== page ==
JOHNSON CITY, Tenn. (WJHL) – Yaro Hnatusko, a student at East Tennessee State University, has been hard at work since Russian missiles first screamed over his family’s Eastern Ukraine home in February. Now, his organization Restore Ukraine is working to create desperately-needed housing throughout the winter.
“The scale is quite massive,” Hnatusko said. “For example, in October we completed the procurement part of the project. Once we completed it, we received 1.5 million pounds of construction materials.”
Restore Ukraine was born as the outreach arm of construction material supplier Atlant. Now the organization is partnered with the International Organization for Migration, a United Nations-connected agency that works to support migrants and displaced people around the world.
As an organization operating in Kharkiv, Ukraine, Yaro said he and his team members have seen their fair share of hardship. Earlier this year, his uncle died on the front lines after volunteering to fight.
“The threat is everywhere, especially you don’t know where to expect it from,” Yaro said. “And that ranges from the missiles, that ranges from the power outages because you have to become reliant on humanitarian support.”
Kharkiv sits on Ukraine’s northeastern border with Russia and has seen some of the war’s worst destruction. According to local estimates, over 11,000 residential buildings have been destroyed by Russian munitions since the war’s escalation in February 2022. Of those, Yaro said nearly 900 were public buildings like kindergartens, schools, universities and hospitals. On top of that, Russian missile strikes have largely targeted power infrastructure in an apparent attempt to freeze out the nation.
“Nobody has electricity as of today, in the country,” Yaro said. “So that means that they have no means to use their oven to prepare food, which is of course a necessity. But also never find means to heat their own house.”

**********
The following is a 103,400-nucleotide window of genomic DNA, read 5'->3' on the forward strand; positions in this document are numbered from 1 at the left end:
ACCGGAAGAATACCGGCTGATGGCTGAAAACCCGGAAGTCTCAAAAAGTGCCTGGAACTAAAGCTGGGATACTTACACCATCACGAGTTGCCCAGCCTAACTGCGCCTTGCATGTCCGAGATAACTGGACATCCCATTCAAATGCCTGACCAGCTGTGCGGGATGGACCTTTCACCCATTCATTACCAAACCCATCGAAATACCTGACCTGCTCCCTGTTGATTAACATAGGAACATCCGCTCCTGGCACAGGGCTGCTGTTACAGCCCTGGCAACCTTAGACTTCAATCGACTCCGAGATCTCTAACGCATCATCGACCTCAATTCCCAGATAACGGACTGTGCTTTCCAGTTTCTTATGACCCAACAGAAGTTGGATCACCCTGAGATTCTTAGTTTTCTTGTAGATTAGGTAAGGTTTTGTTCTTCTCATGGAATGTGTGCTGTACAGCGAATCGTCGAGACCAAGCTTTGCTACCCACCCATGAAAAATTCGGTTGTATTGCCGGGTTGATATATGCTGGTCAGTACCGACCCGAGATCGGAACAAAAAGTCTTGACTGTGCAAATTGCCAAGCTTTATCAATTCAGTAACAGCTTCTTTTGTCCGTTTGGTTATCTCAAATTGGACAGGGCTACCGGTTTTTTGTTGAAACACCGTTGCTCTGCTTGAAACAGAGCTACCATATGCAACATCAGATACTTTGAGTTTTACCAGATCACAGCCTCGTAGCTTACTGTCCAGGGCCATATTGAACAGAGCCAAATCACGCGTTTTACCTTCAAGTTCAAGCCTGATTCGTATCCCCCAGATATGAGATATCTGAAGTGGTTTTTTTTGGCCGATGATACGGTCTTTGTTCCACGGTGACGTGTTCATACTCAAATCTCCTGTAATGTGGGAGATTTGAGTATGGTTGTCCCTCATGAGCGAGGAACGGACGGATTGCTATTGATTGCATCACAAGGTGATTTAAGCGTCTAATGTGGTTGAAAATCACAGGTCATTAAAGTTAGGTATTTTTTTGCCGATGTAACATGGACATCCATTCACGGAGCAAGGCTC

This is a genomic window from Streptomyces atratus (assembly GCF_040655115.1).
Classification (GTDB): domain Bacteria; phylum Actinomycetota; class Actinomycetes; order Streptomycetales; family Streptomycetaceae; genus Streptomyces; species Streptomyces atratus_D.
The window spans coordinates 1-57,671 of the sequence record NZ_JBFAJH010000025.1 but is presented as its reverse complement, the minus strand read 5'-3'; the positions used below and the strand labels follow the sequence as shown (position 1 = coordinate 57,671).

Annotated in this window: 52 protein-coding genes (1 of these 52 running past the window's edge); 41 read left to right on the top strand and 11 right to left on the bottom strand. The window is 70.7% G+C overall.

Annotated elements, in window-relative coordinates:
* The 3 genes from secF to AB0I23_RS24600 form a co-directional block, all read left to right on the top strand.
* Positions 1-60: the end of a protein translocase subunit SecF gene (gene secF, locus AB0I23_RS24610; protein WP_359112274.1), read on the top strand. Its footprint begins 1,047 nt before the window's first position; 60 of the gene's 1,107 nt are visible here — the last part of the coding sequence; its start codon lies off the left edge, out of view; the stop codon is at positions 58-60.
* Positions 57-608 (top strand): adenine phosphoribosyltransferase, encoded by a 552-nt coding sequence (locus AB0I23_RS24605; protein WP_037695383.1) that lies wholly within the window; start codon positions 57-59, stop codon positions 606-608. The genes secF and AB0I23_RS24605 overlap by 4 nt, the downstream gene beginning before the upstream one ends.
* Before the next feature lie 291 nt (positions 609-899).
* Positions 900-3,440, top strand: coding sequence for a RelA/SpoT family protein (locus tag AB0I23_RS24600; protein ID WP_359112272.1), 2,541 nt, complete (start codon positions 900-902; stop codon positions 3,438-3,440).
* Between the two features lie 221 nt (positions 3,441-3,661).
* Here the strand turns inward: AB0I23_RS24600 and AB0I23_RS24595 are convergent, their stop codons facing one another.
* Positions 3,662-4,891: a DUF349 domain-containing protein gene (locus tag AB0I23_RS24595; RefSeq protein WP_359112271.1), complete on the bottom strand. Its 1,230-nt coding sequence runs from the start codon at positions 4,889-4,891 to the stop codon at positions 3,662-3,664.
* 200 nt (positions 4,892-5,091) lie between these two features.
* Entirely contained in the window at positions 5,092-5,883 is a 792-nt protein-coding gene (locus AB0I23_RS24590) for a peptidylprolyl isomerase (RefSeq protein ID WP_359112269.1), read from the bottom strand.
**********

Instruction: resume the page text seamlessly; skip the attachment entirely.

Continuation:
In the wake of such chaos, Yaro said his team is working to rebuild the homes of vulnerable Ukrainians before it’s too late.
Restore Ukraine’s volunteers are receiving roughly 30-piece shelter repair kits to make house calls to 5,000 damaged homes, and crews have plans at 60 houses for direct reconstruction work. For those that have already left their homes, a collective center in Kharkiv will also receive a winterization treatment.
Volunteer efforts will focus on those in the most need, such as multi-child families, people with medical needs or disabilities, the elderly and those injured during the war. Structural analysis for more damaged buildings makes sure all homes are safe and up to international standards.
“I would evaluate it from light to medium repairs,” Yaro said. “Of course, we have to make sure that once we complete the repairs there will be families living in them.”
Yaro said he hopes their efforts can bring some peace of mind back to Kharkiv residents as temperatures plunge to an average between 14 and 17 degrees.
Another major boon to Restore Ukraine’s efforts is the involvement of the international community. With those resources comes a massive vote of confidence, and an even larger responsibility.
“We have to complete our work with absolute perfection,” Yaro said. “So that, of course, there are many more projects to come on behalf of Restore Ukraine.”
Those that are interested in supporting on-the-ground efforts to keep vulnerable populations in housing can donate directly to Restore Ukraine. Donations are tax-deductible through Humanitarian Social Innovations, Restore Ukraine’s sponsor.